Limitations of the current implemetation:
At the moment, potfit takes its tabulated potential functions through values at sampling points and spline interpolation in between. While this allows considerable flexibility, it also has some disadvantages. Especially for distance ranges with rapid changes in function values, the spline polynomials might produce overswings. Users need to keep an eye on the interpolated functions to check if they suffer from potential artefacts.
For analytic potentials this is not a problem, because the functions are sampled very densely. (This is defined by APOT_STEPS in ''defines.h'')
Force-matched potentials only know what they were trained to. If possible, all local environments that might occur in simulations should also be present in the set of reference configurations. Otherwise the results may not be reliable. Giving up some transferability may lead to higher precision in certain situations, however: By carefully constraining the variety of reference structures (and thus reducing the contradictions in the reference data) one may generate a potential that is much more precise in one specific situation than a general purpose potential, which was trained on a broader set of referenece structures. The latter potential, on the other hand, will be more versatile, but less accurate on average.
As mentioned above, all possible local environments should be included in the reference structures. This might be a problem in some systems, if there are not many periodic structures approximating a complex phase. It should be kept in mind that to generate a potential that can describe the interaction between two atoms at every interatomic distance between inner and outer cutoff, rmin and rcut, all those distances need to appear also in the set of reference structures. If changing one of the parameters of the potential functions does not effect any of the calculated forces, then force matching will of course not yield any information on the value of this parameter.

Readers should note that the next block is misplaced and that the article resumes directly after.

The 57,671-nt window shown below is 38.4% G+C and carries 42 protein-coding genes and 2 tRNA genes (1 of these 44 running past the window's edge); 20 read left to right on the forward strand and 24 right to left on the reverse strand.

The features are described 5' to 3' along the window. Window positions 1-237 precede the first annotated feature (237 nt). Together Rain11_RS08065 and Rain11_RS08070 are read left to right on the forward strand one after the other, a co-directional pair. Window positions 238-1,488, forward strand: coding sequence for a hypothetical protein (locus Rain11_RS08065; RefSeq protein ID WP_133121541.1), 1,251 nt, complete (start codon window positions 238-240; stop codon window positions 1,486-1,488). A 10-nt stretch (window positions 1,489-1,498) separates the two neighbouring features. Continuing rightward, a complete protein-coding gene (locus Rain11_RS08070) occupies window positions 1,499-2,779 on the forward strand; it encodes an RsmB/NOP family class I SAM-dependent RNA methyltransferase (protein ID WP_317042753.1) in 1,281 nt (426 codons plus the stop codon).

The complexity of determining an effective potential increases in two ways with the number of species in the systems: Firstly, the number of parameters to adjust usually grows faster than linear, and secondly, it gets more and more difficult to provide all required interatomic distances between the various atom species. This is especially true when one of the atom types is a minority constituent. Here, it might help to fix the interaction between certain species during minimization or ensure that they are always far enough apart to not interact. Another solution is using nonlocal functions like a superposition of broad gaussians or an analytic function. Changing one parameter can then affect the function over a broad range of arguments, making it again possible to fit a function on which only sparse information is provided in the reference data.
potfit does not use experimental data during force matching, the potentials are adapted exclusively to ab-initio data, which means they cannot exceed the first principles calculations in physical correctness. While in principle implementing the comparison to experimental values is straightforward, we decided against such an addition. For once, in quasicrystals there are no experimental values that can be calculated directly from the potentials, so determining them would considerably slow down the target function evaluation. Secondly, most of the experimental values depend on the exact structure of the system, which in most cases is not known beforehand due to fractional occupancies in the structure model. A better way to use experimental data is to test whether the newly generated potentials lead to structures that under MD simulation show the behavior known from experiment.